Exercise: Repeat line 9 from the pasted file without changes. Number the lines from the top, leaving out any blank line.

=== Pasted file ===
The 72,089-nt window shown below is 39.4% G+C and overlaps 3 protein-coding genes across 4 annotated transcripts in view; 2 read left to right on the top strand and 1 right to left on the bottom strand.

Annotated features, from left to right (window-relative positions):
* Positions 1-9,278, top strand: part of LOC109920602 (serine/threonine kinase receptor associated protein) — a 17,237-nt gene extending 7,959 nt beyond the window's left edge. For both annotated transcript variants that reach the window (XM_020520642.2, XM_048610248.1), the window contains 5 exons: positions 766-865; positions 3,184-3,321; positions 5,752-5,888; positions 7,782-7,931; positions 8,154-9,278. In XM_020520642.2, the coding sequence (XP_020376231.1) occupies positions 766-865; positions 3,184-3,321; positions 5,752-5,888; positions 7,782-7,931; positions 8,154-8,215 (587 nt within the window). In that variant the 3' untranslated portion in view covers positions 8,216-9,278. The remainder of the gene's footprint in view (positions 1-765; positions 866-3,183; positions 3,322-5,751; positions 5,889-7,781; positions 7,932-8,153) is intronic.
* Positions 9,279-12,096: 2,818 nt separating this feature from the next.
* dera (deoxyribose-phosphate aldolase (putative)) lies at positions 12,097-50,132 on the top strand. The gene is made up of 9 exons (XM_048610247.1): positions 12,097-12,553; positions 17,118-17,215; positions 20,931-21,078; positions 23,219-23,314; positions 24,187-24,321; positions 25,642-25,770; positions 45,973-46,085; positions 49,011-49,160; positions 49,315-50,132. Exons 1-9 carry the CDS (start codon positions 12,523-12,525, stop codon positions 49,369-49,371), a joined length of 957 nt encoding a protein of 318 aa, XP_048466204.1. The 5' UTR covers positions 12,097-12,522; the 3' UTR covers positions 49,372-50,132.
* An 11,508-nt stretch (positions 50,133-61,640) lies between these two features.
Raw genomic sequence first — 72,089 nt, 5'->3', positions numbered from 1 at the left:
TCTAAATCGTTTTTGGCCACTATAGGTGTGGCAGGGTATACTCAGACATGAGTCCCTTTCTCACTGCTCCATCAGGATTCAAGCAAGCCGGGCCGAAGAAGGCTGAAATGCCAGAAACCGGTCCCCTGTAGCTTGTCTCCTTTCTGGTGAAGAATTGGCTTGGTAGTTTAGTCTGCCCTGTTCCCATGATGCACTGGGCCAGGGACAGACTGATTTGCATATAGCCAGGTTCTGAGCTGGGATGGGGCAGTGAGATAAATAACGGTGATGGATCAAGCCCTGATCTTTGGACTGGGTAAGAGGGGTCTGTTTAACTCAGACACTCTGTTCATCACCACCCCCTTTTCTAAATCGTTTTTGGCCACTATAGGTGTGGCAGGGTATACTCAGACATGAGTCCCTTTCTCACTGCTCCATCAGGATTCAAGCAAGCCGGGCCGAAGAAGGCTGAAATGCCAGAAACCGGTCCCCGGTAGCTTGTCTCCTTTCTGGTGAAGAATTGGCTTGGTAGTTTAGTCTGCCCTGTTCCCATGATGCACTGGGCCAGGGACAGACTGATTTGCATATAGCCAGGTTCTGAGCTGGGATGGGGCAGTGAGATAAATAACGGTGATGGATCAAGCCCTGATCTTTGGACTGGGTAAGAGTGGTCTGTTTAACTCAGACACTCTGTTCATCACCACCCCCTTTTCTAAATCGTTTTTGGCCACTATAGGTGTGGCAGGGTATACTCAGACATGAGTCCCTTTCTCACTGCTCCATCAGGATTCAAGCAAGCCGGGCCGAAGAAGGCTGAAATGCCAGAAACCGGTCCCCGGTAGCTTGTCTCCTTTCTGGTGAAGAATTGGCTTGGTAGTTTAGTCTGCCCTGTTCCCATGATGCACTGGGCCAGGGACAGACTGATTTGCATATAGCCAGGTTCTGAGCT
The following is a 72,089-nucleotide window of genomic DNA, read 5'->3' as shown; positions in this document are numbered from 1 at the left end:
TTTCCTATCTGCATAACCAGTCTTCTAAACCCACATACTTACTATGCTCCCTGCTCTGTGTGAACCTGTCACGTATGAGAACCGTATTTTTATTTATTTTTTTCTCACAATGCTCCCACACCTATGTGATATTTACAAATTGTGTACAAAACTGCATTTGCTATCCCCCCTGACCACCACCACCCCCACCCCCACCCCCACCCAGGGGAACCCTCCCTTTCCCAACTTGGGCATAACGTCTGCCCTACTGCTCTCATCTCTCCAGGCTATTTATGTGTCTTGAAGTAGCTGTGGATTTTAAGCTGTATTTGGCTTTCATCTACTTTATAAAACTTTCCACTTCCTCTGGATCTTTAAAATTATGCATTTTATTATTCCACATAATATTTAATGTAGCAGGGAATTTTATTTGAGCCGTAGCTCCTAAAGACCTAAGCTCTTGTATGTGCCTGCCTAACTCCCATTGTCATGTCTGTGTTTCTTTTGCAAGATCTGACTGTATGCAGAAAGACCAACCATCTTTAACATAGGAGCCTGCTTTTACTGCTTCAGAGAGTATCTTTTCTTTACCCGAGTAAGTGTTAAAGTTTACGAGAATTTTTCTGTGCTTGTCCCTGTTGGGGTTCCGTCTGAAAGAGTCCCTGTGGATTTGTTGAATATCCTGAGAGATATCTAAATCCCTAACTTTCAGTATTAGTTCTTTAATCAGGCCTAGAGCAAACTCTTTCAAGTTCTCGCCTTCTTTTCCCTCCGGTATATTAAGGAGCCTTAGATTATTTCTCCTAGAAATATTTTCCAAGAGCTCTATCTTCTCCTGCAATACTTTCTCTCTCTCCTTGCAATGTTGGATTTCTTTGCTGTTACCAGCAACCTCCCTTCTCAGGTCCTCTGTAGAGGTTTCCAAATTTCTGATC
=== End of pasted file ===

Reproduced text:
The following is a 72,089-nucleotide window of genomic DNA, read 5'->3' as shown; positions in this document are numbered from 1 at the left end: